“Over 40 tons of coffee grounds are thrown out every week from downtown Chicago alone” says Ed Hubbard, professional worm farmer at Nature’s Little Recyclers. All that waste is too bad, because his worms would love to feast on the spent coffee grounds, as well as the coffee filters, coffee chaff and paper coffee cups. In return they make a rich fertile compost that Hubbard calls “caviar compost” for gardens and farms.
Hubbard's flock includes over a million worms (that’s over 1,000 pounds!) and he works with several local coffee companies such as Dark Matter and Intelligentsia to turn coffee waste into compost for growers like Pleasant House’s network of urban farms. “Coffee companies talk about green everything—everyone tries to make their coffee, organic, free trade… but how green can it be if roasters send stuff to landfills?” says Hubbard.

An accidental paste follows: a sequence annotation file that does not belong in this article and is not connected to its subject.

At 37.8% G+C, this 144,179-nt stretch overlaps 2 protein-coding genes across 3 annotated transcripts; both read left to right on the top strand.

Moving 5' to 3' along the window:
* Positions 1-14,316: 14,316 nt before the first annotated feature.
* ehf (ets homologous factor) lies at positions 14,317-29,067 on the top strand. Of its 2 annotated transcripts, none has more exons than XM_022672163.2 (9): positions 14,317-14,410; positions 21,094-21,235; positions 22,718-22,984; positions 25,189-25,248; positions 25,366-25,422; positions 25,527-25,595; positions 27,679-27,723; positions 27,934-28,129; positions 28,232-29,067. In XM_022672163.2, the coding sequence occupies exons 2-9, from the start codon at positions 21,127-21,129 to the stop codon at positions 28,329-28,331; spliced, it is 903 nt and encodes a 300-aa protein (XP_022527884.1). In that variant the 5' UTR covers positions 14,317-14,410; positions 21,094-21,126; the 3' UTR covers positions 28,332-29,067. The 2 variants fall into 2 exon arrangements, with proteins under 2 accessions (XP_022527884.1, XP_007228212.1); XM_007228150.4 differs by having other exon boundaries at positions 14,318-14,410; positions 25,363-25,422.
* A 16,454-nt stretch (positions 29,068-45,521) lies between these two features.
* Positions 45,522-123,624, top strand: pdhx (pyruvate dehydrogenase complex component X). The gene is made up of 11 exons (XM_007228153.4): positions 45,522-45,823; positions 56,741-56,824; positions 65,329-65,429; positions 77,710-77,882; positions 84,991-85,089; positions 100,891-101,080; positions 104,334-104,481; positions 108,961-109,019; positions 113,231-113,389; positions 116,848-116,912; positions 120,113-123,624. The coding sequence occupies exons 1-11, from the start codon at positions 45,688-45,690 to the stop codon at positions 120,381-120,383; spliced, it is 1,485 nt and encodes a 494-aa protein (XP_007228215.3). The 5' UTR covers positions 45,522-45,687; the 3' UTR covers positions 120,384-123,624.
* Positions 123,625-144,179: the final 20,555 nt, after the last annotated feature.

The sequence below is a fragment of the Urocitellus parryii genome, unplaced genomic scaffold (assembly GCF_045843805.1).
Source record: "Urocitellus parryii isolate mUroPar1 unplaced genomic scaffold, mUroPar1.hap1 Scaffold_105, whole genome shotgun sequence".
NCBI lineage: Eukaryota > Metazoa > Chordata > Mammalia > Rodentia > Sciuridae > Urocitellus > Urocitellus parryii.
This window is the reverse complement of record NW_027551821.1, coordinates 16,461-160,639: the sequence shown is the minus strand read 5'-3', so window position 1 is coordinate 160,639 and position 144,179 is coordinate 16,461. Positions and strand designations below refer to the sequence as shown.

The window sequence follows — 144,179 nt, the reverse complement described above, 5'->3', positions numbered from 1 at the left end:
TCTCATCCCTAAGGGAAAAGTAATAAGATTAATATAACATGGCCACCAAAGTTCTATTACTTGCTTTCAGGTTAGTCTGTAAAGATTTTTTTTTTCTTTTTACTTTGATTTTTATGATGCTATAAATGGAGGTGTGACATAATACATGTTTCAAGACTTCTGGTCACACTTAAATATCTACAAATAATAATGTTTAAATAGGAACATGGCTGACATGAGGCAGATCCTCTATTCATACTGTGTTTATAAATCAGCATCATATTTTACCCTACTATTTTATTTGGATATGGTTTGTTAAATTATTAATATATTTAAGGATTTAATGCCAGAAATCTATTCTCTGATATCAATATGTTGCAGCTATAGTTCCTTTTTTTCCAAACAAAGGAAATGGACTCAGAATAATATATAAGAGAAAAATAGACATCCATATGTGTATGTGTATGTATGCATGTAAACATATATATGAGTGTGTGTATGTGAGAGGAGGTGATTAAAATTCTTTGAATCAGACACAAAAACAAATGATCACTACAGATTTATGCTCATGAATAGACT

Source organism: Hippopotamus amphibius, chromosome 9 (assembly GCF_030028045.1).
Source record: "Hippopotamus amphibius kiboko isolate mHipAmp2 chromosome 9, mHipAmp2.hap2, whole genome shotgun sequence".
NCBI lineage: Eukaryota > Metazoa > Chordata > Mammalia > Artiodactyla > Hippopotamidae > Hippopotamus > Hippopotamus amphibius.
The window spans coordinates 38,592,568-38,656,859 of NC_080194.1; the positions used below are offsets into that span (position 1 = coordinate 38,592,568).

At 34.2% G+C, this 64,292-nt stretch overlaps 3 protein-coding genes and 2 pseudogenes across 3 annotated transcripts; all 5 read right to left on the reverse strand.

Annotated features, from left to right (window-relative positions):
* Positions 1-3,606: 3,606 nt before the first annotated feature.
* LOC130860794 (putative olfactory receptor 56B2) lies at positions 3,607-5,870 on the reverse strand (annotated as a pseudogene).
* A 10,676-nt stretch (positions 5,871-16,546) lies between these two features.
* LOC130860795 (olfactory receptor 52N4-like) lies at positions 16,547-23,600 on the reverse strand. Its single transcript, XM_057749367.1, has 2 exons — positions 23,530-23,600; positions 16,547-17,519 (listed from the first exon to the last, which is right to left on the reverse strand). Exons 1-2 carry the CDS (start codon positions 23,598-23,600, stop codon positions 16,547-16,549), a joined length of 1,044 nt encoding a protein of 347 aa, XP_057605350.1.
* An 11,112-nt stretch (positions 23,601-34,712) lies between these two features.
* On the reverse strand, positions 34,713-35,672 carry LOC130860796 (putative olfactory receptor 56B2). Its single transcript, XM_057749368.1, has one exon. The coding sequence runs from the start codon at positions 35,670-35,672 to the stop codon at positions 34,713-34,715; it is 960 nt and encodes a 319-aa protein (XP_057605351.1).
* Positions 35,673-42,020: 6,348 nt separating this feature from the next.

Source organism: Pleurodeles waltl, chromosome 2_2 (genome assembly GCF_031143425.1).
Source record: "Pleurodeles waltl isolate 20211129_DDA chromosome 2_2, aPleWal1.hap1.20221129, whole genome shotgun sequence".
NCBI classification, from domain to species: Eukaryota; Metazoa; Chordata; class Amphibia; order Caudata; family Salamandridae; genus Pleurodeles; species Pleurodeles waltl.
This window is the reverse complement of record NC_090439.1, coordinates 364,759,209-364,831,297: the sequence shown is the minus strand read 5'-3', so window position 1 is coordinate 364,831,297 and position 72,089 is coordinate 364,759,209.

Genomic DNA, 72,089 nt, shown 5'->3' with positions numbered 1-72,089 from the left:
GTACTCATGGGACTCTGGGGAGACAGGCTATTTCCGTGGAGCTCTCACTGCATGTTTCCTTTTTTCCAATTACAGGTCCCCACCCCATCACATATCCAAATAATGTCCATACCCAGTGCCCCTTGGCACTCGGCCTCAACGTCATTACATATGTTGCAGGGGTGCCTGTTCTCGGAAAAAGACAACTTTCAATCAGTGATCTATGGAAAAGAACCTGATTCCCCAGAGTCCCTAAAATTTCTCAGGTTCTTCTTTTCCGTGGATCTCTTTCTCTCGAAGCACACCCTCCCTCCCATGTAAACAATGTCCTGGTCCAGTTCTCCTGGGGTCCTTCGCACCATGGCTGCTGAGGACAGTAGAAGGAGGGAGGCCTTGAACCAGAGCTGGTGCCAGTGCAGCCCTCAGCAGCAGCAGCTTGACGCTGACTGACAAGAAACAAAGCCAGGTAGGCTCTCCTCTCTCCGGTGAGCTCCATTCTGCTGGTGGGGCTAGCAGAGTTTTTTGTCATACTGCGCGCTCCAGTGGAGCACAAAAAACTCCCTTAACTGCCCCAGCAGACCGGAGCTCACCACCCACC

Nature’s Little Recyclers originally started at The Plant, Chicago’s vertical farm incubator, but as the worm families grew, they had to move to the larger pastures of the Back Of The Yards neighborhood. And by pastures we mean an indoor facility that allows the worms to do their compost-creating work year-round, something outdoor worms can’t do very easily in Chicago’s frigid winters.
Hubbard has created a Kickstarter to raise money for equipment, such as a cardboard shredder, which will help the worms more efficiently devour mountains of cardboard, a treat they like about as much as coffee grounds. If you want to visit and make some wormy friends, you can go to their open house this weekend Sept. 12 from 12 to 6 p.m. and Sept. 13 from 10 a.m. to 4 p.m. Nature’s Little Recyclers also sells compost and worms, as well as worm farming supplies, for home composters and gardeners.